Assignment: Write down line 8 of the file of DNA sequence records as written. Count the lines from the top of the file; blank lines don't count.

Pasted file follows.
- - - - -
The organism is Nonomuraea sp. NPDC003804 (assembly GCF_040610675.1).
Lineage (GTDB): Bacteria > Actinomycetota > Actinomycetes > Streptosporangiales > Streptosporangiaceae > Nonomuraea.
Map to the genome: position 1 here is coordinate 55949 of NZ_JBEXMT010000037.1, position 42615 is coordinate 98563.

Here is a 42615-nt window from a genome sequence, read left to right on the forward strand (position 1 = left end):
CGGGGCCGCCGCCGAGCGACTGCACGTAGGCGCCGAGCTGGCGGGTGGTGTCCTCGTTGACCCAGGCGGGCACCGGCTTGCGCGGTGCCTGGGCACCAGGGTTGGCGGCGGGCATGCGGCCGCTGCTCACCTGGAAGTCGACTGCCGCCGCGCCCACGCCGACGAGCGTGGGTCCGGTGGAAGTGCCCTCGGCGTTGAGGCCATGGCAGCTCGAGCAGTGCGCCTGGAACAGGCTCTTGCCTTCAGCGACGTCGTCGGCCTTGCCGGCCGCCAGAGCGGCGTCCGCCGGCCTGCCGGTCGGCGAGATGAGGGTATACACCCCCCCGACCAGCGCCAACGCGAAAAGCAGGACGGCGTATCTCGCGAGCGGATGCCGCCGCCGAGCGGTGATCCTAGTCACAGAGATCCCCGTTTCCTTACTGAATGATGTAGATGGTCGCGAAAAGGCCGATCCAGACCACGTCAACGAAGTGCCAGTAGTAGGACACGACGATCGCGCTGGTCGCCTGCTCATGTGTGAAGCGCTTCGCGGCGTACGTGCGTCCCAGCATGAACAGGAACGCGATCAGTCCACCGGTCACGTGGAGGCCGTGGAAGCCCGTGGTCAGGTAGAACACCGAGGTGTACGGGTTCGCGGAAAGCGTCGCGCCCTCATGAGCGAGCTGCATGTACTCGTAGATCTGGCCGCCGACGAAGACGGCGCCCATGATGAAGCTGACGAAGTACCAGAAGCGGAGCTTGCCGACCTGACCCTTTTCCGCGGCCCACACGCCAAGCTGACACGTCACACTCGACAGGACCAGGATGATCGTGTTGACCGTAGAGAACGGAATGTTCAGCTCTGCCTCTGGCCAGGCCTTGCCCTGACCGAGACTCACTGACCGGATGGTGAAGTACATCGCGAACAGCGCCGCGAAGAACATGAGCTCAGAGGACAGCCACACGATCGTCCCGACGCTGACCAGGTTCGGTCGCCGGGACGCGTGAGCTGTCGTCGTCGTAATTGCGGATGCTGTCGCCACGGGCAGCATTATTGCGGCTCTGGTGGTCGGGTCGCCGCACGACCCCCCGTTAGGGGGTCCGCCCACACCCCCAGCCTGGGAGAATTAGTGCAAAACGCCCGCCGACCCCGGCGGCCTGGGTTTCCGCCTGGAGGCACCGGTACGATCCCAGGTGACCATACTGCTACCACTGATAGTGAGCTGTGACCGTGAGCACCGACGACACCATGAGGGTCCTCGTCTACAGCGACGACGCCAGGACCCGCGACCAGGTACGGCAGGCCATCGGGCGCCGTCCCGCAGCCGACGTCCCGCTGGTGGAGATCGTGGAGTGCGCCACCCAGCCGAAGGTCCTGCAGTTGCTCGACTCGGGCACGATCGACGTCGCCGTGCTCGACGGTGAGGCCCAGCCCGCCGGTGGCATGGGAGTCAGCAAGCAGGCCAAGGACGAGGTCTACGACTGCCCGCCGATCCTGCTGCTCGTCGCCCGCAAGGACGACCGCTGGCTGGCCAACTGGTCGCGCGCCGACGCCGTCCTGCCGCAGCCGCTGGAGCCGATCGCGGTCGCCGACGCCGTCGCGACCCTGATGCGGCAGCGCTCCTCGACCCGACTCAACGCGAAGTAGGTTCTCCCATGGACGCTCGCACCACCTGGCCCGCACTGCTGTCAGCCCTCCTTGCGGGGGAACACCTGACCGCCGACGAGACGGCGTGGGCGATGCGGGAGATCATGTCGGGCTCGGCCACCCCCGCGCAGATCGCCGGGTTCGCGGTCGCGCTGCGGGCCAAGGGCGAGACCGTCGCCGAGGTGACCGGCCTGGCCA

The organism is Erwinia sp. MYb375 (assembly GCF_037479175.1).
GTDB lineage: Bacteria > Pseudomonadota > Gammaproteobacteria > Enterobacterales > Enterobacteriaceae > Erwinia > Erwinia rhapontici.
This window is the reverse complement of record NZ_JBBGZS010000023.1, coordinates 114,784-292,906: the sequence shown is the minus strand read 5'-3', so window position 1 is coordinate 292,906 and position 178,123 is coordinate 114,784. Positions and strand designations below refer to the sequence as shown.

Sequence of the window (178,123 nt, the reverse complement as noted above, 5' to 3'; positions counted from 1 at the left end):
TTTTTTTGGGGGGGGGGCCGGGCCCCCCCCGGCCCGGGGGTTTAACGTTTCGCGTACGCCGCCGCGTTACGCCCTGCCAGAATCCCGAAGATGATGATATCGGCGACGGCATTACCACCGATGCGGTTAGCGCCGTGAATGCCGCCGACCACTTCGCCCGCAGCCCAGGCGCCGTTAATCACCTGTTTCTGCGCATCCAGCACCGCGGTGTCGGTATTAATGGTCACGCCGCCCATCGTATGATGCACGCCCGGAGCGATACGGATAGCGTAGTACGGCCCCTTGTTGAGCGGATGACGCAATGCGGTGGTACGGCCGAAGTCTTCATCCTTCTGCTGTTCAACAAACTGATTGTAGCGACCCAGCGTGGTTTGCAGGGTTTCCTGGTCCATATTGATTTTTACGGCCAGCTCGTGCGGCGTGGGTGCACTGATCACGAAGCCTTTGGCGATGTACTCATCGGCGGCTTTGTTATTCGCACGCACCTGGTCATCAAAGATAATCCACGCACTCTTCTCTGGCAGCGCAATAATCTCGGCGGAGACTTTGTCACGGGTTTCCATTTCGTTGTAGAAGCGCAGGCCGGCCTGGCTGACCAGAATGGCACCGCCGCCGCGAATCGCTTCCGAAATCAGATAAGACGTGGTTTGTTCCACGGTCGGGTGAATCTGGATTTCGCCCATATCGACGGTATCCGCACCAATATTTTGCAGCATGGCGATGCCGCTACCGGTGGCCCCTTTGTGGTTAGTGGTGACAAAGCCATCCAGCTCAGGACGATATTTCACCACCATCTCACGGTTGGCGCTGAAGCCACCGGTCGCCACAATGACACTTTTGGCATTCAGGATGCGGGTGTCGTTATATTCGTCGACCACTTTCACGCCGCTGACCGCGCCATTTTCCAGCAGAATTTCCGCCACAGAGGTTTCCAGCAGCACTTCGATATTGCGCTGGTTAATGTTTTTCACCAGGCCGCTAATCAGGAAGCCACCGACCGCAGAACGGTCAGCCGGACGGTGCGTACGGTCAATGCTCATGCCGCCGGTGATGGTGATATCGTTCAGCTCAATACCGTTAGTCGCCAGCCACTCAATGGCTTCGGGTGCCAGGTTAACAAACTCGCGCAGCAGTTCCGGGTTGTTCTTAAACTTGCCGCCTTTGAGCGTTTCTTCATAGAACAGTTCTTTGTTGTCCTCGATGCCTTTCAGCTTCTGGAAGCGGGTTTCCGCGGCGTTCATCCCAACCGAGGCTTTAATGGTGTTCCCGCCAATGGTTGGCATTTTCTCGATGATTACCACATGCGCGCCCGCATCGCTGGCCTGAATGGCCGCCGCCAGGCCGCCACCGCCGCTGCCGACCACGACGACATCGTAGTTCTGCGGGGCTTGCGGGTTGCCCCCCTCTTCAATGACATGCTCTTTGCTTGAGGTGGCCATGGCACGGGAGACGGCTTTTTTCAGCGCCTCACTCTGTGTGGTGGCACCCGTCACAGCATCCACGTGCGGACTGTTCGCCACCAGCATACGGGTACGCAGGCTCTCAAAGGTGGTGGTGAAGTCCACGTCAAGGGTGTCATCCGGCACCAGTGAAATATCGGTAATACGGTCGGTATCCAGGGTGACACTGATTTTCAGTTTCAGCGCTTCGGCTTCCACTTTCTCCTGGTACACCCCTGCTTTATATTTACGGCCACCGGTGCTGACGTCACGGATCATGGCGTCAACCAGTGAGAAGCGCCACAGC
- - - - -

This window is the reverse complement of record NZ_JBBGZS010000023.1, coordinates 114,784-292,906: the sequence shown is the minus strand read 5'-3', so window position 1 is coordinate 292,906 and position 178,123 is coordinate 114,784. Positions and strand designations below refer to the sequence as shown.